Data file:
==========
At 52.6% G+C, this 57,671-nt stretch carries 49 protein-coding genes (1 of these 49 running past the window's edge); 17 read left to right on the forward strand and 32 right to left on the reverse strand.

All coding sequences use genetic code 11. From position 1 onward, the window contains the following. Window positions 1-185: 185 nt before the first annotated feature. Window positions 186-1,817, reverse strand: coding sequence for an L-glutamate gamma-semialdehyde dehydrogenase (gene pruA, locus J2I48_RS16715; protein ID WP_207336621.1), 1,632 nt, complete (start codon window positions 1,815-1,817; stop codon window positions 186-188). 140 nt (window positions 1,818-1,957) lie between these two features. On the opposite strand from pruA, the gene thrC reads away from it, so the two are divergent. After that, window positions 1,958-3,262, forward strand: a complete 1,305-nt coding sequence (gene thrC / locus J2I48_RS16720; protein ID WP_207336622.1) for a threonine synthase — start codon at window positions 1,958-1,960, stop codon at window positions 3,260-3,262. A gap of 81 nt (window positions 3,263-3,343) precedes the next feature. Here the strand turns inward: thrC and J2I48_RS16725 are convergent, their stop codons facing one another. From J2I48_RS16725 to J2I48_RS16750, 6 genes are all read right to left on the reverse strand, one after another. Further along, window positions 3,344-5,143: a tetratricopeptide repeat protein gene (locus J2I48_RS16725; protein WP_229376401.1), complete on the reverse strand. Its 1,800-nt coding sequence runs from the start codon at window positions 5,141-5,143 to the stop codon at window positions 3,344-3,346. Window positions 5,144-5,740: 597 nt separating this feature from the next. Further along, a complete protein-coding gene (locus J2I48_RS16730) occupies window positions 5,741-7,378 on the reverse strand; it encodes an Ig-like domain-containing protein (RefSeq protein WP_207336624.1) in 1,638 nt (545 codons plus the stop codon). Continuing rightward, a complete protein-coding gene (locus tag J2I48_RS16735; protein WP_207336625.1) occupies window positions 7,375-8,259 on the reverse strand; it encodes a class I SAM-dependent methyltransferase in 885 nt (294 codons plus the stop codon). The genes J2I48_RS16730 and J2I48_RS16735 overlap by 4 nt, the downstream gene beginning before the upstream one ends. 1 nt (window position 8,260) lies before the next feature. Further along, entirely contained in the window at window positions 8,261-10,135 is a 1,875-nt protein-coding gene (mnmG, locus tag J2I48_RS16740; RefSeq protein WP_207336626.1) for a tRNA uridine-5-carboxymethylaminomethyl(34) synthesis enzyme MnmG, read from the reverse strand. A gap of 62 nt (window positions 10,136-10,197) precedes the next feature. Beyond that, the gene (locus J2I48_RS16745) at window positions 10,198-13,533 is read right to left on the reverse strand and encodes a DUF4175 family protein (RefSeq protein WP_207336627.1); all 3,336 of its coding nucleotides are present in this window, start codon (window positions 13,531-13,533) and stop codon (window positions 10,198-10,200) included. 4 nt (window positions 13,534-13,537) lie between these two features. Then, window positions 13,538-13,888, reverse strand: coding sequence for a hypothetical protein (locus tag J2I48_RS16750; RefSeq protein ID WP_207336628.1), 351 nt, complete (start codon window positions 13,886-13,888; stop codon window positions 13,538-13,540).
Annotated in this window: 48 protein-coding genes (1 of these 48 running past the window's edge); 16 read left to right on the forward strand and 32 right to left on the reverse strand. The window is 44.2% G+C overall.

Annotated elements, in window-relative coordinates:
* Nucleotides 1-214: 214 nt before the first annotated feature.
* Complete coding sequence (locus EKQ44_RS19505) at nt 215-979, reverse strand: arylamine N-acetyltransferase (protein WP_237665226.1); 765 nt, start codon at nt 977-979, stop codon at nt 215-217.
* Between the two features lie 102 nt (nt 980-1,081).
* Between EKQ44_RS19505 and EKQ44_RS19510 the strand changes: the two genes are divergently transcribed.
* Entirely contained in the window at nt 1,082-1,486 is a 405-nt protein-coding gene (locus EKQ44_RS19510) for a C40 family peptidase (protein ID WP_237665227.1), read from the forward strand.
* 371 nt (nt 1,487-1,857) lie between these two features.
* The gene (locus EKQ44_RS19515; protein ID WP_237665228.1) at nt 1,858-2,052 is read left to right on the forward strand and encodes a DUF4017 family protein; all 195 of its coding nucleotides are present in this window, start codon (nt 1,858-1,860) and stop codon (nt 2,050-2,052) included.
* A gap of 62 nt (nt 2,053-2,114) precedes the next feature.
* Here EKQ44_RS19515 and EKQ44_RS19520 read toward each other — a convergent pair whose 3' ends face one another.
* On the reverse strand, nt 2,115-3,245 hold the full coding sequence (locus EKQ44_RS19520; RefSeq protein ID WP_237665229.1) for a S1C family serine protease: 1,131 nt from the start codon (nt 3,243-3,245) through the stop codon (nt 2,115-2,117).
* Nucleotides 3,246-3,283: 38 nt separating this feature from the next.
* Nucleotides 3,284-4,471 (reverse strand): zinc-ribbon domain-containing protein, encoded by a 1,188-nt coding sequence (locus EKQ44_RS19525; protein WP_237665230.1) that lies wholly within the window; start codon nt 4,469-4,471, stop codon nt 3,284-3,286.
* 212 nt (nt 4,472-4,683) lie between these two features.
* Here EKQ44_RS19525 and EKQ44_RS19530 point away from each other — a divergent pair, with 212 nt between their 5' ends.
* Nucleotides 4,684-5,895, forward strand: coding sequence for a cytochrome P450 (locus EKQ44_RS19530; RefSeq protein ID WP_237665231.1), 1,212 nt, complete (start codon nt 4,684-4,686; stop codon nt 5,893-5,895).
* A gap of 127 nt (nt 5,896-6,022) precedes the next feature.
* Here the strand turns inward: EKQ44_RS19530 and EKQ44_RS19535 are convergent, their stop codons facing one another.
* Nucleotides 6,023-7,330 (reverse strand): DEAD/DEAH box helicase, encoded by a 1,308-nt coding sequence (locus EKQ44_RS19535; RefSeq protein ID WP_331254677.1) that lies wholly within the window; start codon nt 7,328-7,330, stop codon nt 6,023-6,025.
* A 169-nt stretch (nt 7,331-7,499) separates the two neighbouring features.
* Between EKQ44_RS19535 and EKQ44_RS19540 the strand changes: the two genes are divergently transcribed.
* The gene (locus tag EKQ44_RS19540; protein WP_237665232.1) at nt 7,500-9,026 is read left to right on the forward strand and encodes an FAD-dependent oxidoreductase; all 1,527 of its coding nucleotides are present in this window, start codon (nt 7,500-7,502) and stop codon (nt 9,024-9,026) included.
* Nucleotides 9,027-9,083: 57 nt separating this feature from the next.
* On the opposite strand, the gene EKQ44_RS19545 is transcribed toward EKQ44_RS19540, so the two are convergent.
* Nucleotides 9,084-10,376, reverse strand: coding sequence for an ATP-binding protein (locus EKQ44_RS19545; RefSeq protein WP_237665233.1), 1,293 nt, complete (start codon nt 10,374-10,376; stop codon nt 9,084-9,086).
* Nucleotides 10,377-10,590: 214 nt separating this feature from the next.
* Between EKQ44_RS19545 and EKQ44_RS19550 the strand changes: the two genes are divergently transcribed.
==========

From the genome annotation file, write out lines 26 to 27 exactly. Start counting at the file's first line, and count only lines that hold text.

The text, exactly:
* Nucleotides 9,027-9,083: 57 nt separating this feature from the next.
* On the opposite strand, the gene EKQ44_RS19545 is transcribed toward EKQ44_RS19540, so the two are convergent.